What is IDD?

By: Taryn Oesch – 02/26/2018

Here at The Power of the Dream, we use the acronym “IDD” a lot. It stands for intellectual/developmental disabilities. But what does that mean?

According to the North Carolina Council on Developmental Disabilities, an intellectual disability is “a disability that involves significant limitations both in intellectual functioning and in adaptive behavior, which covers many everyday social and practical skills.” A developmental disability is “a severe, chronic disability attributed to a mental/cognitive or physical impairment or combination of mental and physical impairments diagnosed or that become obvious before the age of 22” and limits the person in three or more of these areas: self-care, receptive and expressive language, learning, mobility, self-direction, capacity for independent living, and/or economic self-sufficiency.

Of course, at The Power of the Dream, we know that IDD is so much more than that. Yes, it involves some form of limitation or impairment that requires some adaptations for a person to be successful.

But a person with IDD is also an entrepreneur.

A person with IDD is a son, daughter, sister, brother, friend, spouse.

A person with IDD is an employee at a small business that supports a community’s economy and vibrancy.

A person with IDD is a talented artist.

A person with IDD is … fill in the blank here.

Some common intellectual and developmental disabilities include:

  • Down syndrome occurs when a person is born with a full or partial third Chromosome 21, which changes the person’s development, typically causing mild to moderate cognitive delays. Thanks to improved medicine and education (and, therefore, acceptance), people with Down syndrome are increasingly welcomed by employers.
  • Fragile X syndrome is also a genetic condition, caused by differences in a gene on the X chromosome, which affects a protein involved in brain development. Since males have only one X chromosome, men tend to be more affected than women. Again, there are now a variety of employment opportunities available to people with Fragile X syndrome, especially with support.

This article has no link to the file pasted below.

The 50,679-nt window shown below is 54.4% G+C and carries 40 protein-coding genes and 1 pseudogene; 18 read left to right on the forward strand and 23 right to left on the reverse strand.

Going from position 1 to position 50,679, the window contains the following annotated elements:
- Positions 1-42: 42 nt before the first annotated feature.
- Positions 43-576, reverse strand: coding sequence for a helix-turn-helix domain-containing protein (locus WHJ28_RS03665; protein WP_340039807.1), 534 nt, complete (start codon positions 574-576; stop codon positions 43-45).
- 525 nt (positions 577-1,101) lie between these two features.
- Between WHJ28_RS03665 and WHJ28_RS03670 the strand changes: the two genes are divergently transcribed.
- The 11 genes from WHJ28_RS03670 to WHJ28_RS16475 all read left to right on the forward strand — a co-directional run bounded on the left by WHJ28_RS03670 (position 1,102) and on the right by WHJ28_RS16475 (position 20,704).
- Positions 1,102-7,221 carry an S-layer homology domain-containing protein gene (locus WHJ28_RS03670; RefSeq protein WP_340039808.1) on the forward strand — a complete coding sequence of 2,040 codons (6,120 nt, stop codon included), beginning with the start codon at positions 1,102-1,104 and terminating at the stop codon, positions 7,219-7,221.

• Autism spectrum disorder is a developmental disability that affects a person’s ability to communicate and interact with others. As its name suggests, people with autism experience a range of symptoms and abilities, including what many people call “Asperger’s syndrome,” which does not include language delays. Again, people with autism have a variety of employment opportunities available to them, with a variety of levels of support.
  • Cerebral palsy is a neurological disorder caused by an injury during brain development. It affects movement and muscle coordination. People with cerebral palsy may also experience learning impairment, seizures, and vision or hearing loss. The ABC TV show “Speechless” has brought cerebral palsy (or CP, as it is sometimes known) into the limelight by starring an actor, Micah Fowler, who has CP and who plays a teenager with CP.

Are you seeing a pattern? I am – not just a pattern of intellectual, developmental or other disabilities – but a pattern of opportunity. Thanks to employers who are expanding their definitions of “qualified candidates,” organizations like The Power of the Dream that are providing education and support to people with disabilities and businesses wanting to hire them, and the advocates and self-advocates who prove every day that intellectual diversity is a good thing, we’re seeing more and more opportunities for people with IDD every day.